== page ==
Vinay K Mayer, Director-Market Research & Consulting, Asia Research Partners highlights the ways that hospitals can mobilise when disasters strike and possibly prevent outbreaks from becoming major events and possibly saving thousands and thousands of lives in the process
In recent history, the global healthcare system faced a unique crisis. While we know that we’ve received some very valuable lessons from this particular incident, we also need to be ready for more acute and widespread attacks in the future and to be vigilant against those who may seek to capitalize on the vulnerabilities of our system. It is hoped that hospitals and their caregivers will rise above these obstacles and be better prepared to face challenges that arise as new pandemics emerge.
India has a population of approximately 1.38 billion people and is the fifth largest economy in the world. The country’s healthcare systems have been rapidly evolving in recent years, too, which makes it a great time to revolutionize India’s healthcare system–for example, by making sure that every patient has excellent access to data and advice on vaccines, flu shots, and other preventative measures.
- The Ministry of Health & Family Welfare estimates that Rs 574,000 crore will be needed to strengthen the existing healthcare infrastructure. Of which, most (Rs 513,000 crore) will go toward primary care.
- As part of its efforts to bolster its healthcare infrastructure, the Indian government has also introduced a Credit Incentive Program worth Rs 500 billion ($6.8 billion) for health organizations to develop infrastructure related to COVID-19 in small towns and rural areas so they have access to better medical supplies and equipment..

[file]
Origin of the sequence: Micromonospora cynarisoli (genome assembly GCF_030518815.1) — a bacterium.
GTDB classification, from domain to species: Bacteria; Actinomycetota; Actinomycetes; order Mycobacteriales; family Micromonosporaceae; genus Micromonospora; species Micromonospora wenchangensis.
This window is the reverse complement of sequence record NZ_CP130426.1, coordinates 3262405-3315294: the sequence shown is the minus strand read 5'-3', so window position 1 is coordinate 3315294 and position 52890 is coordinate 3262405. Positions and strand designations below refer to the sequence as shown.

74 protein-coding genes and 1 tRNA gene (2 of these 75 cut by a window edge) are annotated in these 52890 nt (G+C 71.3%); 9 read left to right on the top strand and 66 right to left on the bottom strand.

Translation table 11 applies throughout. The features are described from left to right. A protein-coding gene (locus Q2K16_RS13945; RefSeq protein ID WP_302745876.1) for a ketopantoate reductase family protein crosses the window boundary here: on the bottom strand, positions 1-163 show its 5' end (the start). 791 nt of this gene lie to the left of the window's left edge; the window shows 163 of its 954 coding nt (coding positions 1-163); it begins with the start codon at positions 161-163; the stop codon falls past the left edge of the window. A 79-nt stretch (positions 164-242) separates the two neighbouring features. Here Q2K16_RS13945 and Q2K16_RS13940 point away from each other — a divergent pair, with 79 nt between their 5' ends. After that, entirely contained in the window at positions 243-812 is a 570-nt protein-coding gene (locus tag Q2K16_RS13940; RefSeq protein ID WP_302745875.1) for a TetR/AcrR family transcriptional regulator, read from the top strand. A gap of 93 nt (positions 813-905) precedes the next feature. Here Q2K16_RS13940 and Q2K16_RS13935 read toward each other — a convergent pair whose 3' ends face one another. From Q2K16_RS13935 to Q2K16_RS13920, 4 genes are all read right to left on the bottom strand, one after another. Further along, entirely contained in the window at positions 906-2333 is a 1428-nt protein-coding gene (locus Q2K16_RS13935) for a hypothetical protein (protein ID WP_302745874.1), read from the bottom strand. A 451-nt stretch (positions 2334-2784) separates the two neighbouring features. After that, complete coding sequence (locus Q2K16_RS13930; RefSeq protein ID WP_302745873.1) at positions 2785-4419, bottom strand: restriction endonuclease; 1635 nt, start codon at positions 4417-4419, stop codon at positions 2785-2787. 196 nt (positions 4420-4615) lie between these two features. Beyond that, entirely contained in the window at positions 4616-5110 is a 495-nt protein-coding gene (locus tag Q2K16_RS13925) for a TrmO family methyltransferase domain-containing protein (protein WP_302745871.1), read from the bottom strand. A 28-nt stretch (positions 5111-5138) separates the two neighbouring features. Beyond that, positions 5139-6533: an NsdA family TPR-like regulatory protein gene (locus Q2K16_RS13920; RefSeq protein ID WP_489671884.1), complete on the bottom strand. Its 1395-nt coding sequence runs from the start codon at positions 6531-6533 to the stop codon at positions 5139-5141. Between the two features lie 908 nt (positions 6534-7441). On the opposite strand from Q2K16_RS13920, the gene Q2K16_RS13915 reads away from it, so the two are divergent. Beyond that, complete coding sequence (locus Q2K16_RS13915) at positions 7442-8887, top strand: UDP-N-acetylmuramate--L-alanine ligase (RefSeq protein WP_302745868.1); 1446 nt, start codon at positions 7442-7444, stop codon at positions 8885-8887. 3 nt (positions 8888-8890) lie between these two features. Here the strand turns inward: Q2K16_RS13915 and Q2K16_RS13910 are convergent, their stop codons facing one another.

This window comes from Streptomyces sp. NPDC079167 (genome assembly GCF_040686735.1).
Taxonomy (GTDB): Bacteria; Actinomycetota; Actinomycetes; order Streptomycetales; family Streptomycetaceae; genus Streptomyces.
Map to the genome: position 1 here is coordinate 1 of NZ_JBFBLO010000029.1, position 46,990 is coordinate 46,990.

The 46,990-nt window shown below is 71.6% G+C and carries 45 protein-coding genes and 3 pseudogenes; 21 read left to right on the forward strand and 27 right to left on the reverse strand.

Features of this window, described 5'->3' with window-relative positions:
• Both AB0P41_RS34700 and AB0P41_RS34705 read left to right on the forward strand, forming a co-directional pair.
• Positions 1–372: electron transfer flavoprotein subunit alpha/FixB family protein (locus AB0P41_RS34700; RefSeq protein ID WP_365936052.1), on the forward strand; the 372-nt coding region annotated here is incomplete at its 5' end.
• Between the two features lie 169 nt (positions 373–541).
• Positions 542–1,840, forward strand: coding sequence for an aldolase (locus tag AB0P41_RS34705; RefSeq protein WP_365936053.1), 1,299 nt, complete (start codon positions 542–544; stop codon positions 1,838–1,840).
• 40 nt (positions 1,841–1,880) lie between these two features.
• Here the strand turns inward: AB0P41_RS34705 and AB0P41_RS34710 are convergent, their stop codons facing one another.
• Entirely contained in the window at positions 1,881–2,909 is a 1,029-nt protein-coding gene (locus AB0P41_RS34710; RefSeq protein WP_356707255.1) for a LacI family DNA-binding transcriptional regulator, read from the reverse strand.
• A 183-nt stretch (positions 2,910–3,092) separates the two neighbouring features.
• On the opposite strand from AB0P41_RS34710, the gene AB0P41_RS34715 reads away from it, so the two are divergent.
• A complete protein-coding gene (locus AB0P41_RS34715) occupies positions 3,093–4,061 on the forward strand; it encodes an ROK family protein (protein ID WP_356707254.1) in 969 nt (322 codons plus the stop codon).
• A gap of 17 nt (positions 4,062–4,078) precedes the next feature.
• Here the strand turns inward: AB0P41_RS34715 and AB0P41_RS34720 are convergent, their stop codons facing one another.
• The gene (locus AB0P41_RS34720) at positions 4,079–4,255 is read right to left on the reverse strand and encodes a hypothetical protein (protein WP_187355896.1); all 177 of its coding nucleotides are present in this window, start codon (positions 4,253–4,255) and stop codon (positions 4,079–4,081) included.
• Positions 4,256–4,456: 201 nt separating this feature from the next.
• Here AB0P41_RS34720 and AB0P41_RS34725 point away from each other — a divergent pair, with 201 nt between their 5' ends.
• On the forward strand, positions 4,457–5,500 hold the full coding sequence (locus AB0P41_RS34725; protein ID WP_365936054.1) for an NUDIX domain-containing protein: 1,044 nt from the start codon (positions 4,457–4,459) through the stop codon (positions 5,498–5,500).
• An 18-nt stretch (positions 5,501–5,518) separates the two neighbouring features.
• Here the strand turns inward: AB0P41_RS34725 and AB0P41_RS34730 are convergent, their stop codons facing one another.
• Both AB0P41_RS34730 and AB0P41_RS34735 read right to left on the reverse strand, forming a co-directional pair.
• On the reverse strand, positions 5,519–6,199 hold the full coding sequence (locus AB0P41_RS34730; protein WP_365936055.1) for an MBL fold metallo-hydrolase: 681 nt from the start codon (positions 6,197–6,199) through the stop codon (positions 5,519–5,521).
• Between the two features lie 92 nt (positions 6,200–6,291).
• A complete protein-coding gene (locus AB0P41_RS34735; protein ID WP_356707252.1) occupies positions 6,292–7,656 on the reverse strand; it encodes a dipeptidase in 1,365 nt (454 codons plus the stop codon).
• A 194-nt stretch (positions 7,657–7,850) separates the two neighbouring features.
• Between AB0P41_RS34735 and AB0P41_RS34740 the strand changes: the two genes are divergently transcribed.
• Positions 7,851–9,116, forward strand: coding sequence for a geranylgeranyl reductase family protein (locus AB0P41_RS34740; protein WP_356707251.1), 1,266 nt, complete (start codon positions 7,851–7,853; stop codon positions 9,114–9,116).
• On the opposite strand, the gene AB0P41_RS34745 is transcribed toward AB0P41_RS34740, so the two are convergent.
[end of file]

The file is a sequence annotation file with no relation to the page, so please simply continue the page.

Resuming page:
Building a smart hospital ecosystem
It doesn’t matter how you define a “smart hospital,” but most people would agree that a smart hospital is one that uses technology to improve the lives of its patients. Some of those hospitals are extremely high tech, with big investments in new equipment and cutting-edge software. Others are a lot simpler, but the goal is the same: to make healthcare easier, more convenient and more affordable. They’re often called “accountable care organizations” or “freestanding ambulatory surgery centers,” and the services they provide are extremely valuable to patients.
Globally, the smart hospital market is valued at over $22.2 billion and is projected to exceed $83.1 billion by 2026, according to a recent report.
With the widespread of diseases like COVID and Dengue, the use of smart and connected processes in hospitals can help to maintain social distance between infected patients and non-infected patients, which will allow us to prevent the disease further. Smart hospitals are outfitted with cutting-edge technology such as stress detection and alleviation systems, laboratory information management systems, electronic medical records, and Radio-Frequency Identification (RFID) technology for personnel, materials, and supply chain management. Some of these technologies can help hospitals detect disease at an early stage, saving some lifetime earnings and, more importantly, saving lives when the disease is life-threatening.